Sales new BEV cars

The popularity of BEVs continues to grow, and sales are following suit. UK BEV sales up to the end of September 2021 reached 9.5% of all car sales (125,000 cars), with sales of 32,000 in September 2021 alone approaching those for the whole of 2019 (38,000). This is expected to continue; the OBR estimates that BEVs will make up 16% of new car sales by 2025/26, and the CCC anticipates that EVs will make up 90-100% of new car sales by 2030 (including some plug-in hybrid electric cars before new sales are phased out by 2035).

BEV sales as % of stock
Source: Global EV Data Explorer, IEA: https://www.iea.org/articles/global-ev-data-explorer

Similar trends are seen across Europe - data for 2020 shows Germany had a rapid rise in uptake, reaching almost 7% of all car sales and overtaking sales in China (4.6%). However, sales in some countries have surpassed this significantly already, such as Norway where sales reached 7% in 2014 and 54% in 2020.

Sales growth has been due to BEV performance compared to conventional cars, coupled with public concern about climate change and the health impacts of air pollution from petrol and diesel. The growth in the UK in 2021 has also been partly attributed to public concern over fossil fuels during UK’s fuel distribution crisis. Policy has also influenced buying decisions, such as the announcement of a ban on the sale of new petrol and diesel cars and vans from 2030.

Stock – vehicles on the road

The UK’s Office of Budget Responsibility (OBR) estimates that BEVs will make up 4% of cars on the road in the UK by 2025/26 – four times higher than today, in the space of just 4 years. As of September 2021, around 1% of the UK vehicle fleet was a BEV[2] (320,000 BEVs).

BEVs as % stock on road
Source: Global EV Data Explorer, IEA: https://www.iea.org/articles/global-ev-data-explorer

The latest global data from the IEA for the end of 2020, shows that in China BEVs accounted for 1.7% of the car stock, followed by the UK (207,000) and Germany on 1.4%. Norway was at 17%. The ratio of BEVs per 100,000 people shows similar levels: Germany and the UK had 400 and 300 BEVs per 100,000 people at the end of 2020, respectively, with Norway at 6,300.



Charging infrastructure

Charging infrastructure will form a key part of BEV roll out, including home chargers, public chargers, and the power grids that supply them. The UK had around 26,000 public chargers as of mid-October 2021[3] with the CCC estimating around 280,000 public chargers will be required by 2030. This would equate to 45 BEVs ‘sharing’ each public charger across the UK – this is one of the measures used by analysts to assess the sufficiency of the charging network, albeit that some users would also have access to private chargers.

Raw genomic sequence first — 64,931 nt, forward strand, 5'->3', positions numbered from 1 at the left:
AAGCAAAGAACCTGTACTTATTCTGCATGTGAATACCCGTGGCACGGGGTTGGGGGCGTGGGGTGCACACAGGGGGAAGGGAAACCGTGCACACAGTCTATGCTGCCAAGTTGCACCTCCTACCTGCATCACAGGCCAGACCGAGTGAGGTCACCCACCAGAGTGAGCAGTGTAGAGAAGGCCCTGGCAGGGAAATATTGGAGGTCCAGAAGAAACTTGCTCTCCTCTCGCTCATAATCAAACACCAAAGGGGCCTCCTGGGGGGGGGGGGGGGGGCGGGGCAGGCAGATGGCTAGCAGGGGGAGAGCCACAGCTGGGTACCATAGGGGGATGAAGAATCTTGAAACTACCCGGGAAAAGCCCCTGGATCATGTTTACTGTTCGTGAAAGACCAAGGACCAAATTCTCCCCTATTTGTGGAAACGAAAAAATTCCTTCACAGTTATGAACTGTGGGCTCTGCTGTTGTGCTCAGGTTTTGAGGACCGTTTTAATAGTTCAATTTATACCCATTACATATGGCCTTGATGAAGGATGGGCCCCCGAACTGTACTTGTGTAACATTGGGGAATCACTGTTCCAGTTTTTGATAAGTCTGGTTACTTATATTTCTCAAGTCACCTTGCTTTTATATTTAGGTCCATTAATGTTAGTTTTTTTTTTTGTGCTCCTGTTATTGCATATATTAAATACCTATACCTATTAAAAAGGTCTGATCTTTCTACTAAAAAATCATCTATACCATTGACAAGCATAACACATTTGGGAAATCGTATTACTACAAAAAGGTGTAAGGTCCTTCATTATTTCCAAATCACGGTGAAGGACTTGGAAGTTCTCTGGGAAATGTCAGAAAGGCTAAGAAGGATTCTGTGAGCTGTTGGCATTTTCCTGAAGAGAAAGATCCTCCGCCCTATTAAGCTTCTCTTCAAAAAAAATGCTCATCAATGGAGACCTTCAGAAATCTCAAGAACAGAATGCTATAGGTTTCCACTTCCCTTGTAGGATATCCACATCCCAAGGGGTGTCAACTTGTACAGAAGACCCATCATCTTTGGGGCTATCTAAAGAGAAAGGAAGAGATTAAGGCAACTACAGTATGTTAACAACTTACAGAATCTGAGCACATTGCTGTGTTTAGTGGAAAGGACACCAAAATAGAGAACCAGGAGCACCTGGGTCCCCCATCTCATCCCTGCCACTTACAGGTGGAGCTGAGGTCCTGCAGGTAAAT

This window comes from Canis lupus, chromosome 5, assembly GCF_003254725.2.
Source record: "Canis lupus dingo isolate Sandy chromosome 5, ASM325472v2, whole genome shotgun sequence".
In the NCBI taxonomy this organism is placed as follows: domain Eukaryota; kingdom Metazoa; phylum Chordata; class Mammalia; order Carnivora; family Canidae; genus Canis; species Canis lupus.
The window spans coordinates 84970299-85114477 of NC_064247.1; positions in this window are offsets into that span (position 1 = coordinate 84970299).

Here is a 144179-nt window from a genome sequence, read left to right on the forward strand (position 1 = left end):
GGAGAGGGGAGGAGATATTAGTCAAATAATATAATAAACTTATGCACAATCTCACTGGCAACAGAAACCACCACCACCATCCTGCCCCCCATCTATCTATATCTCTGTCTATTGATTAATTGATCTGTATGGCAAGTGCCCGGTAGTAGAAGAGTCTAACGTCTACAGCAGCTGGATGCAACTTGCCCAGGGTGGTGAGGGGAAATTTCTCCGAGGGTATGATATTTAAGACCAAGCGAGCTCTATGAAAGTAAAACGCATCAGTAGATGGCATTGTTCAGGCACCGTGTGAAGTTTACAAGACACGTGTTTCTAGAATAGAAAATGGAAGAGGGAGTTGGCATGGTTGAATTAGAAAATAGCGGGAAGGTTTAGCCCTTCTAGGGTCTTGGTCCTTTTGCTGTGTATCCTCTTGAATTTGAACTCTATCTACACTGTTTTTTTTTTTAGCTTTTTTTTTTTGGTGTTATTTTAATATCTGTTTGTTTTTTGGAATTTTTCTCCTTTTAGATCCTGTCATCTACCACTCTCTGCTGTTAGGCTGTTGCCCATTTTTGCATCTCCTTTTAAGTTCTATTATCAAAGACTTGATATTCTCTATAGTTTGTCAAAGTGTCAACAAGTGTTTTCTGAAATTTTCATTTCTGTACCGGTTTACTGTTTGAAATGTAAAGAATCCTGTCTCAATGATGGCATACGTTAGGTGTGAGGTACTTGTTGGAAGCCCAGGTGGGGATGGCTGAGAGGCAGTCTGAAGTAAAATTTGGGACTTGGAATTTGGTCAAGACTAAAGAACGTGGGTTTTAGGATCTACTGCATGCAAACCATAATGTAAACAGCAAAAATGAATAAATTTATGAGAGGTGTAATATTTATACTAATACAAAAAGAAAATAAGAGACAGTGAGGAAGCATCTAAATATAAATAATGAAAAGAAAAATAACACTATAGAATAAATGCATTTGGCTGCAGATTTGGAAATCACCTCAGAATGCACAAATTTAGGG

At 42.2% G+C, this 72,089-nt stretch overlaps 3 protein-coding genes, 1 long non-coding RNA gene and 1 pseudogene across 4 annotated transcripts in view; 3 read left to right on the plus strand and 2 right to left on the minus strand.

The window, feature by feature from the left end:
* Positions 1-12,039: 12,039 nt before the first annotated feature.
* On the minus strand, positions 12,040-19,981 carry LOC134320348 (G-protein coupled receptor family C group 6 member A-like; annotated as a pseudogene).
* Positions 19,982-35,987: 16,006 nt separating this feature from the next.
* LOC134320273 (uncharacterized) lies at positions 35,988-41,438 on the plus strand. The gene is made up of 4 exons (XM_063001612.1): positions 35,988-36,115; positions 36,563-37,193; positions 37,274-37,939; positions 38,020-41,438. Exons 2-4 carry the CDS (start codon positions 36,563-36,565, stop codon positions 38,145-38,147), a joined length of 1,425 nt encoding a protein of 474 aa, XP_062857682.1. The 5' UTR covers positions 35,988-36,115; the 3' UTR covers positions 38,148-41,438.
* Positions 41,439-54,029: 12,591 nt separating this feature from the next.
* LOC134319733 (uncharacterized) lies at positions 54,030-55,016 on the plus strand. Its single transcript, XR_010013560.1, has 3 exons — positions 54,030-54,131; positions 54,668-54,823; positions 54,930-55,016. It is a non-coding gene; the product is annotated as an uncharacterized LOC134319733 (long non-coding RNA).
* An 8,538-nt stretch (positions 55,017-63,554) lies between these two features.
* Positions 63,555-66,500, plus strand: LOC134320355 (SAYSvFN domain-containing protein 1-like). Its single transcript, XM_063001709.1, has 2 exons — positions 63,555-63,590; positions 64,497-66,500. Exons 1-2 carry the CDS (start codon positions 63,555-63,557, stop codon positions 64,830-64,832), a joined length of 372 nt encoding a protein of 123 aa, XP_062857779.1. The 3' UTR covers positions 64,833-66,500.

The UK Government has confirmed requirements for charging points at new homes and offices as soon as 2022 and committed £1.3 billion to support deployment of public chargers but there are concerns about access to charging at flats and existing homes. Public chargers are being installed by local authorities and private companies, including rapid chargers for example at service stations. Ofgem has announced funding to connect 1,800 new ultra-rapid charge points (tripling the current network) and a further 1,750 charge points in towns and cities.

[1] Typical fuel consumption for a new conventional car is 5.7 litres per 100 km (petrol) and 5.1 litres per 100 km (diesel); at fuel costs of around £1.30 per litre, these equate to about £7.40 and £6.60 per 100km, respectively. A BEV would typically require approximately £3 of charge to cover the same distance, which is about half the price of petrol or diesel. See RAC Foundation, ‘Environment’ (2021), and also House of Commons Library, ‘Electric vehicles and infrastructure’, Library Note, CBP-7480, 23 June 2021, p 14

[2] The UK had 265,584 as of end 2020 (see DfT table VEH0133b), and added 125,721 to the end of September 2021.

[3] Terminology about chargers can be a bit slack. Usually, ‘charger’ means a device that can have one or more ‘connections’ i.e. some devices can charge more than one car at a time. As of 21 October 2021, the UK had 26,482 chargers with 45,255 connections at 16,639 different locations.